The build­ing in­dus­try is one of the win­ners, with vis­it­ing tradies fill­ing ho­tels and car­a­van parks.

Many lo­cals are still suf­fer­ing how­ever.

One of those peo­ple is Jess Hous­ton, 32, who spent the cy­clone cow­er­ing at her mother’s house as the fam­ily lis­tened to “ev­ery­thing break­ing” in howl­ing winds of up to 263km/h.

They heard the roof lift­ing off and watched frozen steaks fly across the room as the freezer door was torn open.

“I was pet­ri­fied,” she said. “I don’t think any of us spoke for six hours.”

But it was when she re­turned home that she dis­cov­ered the worst.

“We had to cut our way in, our house was un­der water, walls pushed in, ev­ery­thing gone,” she said through tears.

“For the first cou­ple of weeks, I cried my­self to sleep ev­ery night. I still can’t sleep ... They’re your be­long­ings, they make you feel who you are.”

This week, clin­i­cal psy­chol­o­gist and dis­as­ter con­sul­tant Dr Rob Gor­don brought to the Whit­sun­days an in­ti­mate knowl­edge of

our house was un­der­wa­ter, walls pushed in, ev­ery­thing gone. — Jess Hous­ton

how nat­u­ral dis­as­ters can af­fect the qual­ity of vic­tims’ lives.

He has coun­selled the peo­ple af­fected by the Ash Wed­nes­day bush­fires in Vic­to­ria, the Christchurch earth­quakes and vic­tims of Cy­clone Ului and Yasi.

Though he said he had not yet been ap­proached by peo­ple suf­fer­ing as a di­rect re­sult of their ex­pe­ri­ence in the im­me­di­ate af­ter­math of the cy­clone, he made clear there was a need for a much broader sup­port other than trauma coun­selling.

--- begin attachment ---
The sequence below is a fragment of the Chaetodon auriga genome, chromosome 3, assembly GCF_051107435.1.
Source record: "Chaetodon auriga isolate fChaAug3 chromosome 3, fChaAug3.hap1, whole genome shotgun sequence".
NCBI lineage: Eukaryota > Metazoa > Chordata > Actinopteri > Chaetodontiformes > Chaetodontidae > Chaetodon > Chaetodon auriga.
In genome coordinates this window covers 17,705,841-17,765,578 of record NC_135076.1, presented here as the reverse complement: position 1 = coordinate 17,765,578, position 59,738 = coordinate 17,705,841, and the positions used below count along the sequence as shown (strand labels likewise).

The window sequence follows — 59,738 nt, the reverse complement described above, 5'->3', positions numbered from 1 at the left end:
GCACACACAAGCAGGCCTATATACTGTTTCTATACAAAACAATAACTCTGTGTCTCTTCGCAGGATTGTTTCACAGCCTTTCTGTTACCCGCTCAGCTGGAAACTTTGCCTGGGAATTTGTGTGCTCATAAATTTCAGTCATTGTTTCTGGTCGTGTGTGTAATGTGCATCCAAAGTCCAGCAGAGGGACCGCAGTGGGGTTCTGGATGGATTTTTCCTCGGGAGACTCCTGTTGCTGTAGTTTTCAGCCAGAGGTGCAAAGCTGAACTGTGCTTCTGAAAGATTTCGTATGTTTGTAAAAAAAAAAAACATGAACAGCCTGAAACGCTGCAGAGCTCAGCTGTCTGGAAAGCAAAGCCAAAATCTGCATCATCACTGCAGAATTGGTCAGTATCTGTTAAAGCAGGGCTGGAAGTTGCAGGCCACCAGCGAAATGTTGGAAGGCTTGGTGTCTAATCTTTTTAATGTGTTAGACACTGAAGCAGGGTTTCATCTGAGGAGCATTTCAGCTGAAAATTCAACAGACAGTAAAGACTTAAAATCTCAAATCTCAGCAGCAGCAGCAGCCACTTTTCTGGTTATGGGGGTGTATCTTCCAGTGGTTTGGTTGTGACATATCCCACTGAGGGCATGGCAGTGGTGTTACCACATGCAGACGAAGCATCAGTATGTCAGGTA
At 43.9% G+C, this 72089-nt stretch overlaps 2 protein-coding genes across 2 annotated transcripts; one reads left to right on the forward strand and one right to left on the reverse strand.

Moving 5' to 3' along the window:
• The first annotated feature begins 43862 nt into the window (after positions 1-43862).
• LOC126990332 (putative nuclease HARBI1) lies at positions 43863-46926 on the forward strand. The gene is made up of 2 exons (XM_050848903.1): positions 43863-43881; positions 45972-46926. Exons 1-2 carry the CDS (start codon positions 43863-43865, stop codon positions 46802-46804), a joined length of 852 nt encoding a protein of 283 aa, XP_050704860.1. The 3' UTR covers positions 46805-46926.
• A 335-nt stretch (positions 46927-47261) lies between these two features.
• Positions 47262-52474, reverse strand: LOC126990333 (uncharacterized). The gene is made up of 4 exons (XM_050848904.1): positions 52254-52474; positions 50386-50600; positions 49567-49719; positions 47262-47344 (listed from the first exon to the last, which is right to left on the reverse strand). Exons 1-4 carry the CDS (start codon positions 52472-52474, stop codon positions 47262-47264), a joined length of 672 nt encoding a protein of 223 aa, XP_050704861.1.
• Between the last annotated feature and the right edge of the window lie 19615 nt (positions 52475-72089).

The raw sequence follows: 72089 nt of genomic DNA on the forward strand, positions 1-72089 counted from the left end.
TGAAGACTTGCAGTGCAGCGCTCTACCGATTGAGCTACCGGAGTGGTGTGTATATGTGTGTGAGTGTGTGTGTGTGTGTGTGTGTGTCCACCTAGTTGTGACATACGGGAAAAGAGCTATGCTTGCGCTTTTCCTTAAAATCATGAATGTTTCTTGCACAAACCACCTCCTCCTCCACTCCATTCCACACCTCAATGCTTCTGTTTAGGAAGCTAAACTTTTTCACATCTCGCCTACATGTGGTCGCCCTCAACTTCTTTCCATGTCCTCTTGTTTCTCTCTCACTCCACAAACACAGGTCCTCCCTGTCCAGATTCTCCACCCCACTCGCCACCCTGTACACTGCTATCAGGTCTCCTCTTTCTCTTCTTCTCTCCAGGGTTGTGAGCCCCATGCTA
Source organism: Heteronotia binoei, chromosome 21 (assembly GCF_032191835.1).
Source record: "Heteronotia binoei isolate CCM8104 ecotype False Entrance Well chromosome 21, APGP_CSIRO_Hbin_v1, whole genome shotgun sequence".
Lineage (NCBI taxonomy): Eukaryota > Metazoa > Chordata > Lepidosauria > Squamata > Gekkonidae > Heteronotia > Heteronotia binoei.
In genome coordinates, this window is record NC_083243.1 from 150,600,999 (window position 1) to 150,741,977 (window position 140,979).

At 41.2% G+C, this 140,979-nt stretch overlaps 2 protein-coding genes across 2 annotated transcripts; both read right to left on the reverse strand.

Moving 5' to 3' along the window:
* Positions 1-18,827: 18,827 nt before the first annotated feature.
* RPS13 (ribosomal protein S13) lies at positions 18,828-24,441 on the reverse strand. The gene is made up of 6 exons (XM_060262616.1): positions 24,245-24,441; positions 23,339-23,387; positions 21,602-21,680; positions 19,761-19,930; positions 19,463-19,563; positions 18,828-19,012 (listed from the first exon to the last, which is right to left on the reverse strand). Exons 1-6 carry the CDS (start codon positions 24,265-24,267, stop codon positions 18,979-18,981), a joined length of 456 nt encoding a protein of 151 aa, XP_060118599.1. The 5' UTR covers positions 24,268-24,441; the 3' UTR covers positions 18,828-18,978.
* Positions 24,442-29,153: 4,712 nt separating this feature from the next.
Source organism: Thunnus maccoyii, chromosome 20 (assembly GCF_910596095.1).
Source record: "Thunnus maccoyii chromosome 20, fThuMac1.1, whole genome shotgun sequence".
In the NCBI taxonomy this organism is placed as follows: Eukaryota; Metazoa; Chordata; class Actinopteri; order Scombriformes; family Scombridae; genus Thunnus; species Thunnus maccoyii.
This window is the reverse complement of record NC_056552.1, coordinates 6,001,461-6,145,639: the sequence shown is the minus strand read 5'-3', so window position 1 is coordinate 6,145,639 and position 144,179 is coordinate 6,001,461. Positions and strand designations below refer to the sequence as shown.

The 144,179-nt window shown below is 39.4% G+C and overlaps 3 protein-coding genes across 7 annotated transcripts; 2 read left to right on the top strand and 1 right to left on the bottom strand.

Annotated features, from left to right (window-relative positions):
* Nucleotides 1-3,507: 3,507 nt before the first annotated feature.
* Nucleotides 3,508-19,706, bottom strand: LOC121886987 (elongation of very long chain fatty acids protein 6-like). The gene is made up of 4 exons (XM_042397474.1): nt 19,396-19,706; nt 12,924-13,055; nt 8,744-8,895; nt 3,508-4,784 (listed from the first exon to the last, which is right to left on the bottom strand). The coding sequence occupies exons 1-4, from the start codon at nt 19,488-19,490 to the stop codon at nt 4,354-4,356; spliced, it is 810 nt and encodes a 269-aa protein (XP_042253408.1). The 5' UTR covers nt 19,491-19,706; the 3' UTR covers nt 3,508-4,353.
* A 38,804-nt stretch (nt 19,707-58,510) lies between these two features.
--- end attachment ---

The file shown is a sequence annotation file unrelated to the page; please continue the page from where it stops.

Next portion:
“How peo­ple come out of a dis­as­ter de­pends on what hap­pens dur­ing this long, pro­tracted re­cov­ery,” he said.

“The grind­ing prob­lems of deal­ing with in­sur­ance com­pa­nies and fi­nances... that is re­ally what I am here to talk about.

“We can’t avoid the day but we can re­duce the im­pact of this chronic stress pe­riod now.”

Dr Gor­don es­ti­mated 10-20% of peo­ple im­pacted by Cy­clone Debbie would de­velop post trau­matic stress dis­or­der.

“It is very im­por­tant that those peo­ple get picked up and cared for,” he said.

“There will be a larger group who don’t get the full spec­trum but get the hee-bee-gee-bees when the winds blows.”

Un­der­pin­ning the clin­i­cal di­ag­no­sis and ir­ra­tional fear is gen­eral stress and dis­rup­tion to peo­ple’s lives.

“Peo­ple lose the re­ward­ing qual­i­ties of their life be­cause they don’t have the time or the en­ergy to en­gage in recre­ational ac­tiv­i­ties,” Dr Gor­don said.

Rev­erend of the Unit­ing Church in Proser­pine, Jenny Pot­ter, was at Dr Gor­don’s Proser­pine ses­sion on Mon­day and said peo­ple’s re­silience had been chal­lenged by Cy­clone Debbie.

“(We are learn­ing about) how to re­as­sure peo­ple and to un­der­stand this is part of a phys­i­o­log­i­cal dis­or­der, it’s not all in your head,” she said.


Dis­as­ter re­cov­ery spe­cial­ist Dr Rob Gor­don speaks at a com­mu­nity re­cov­ery ses­sion.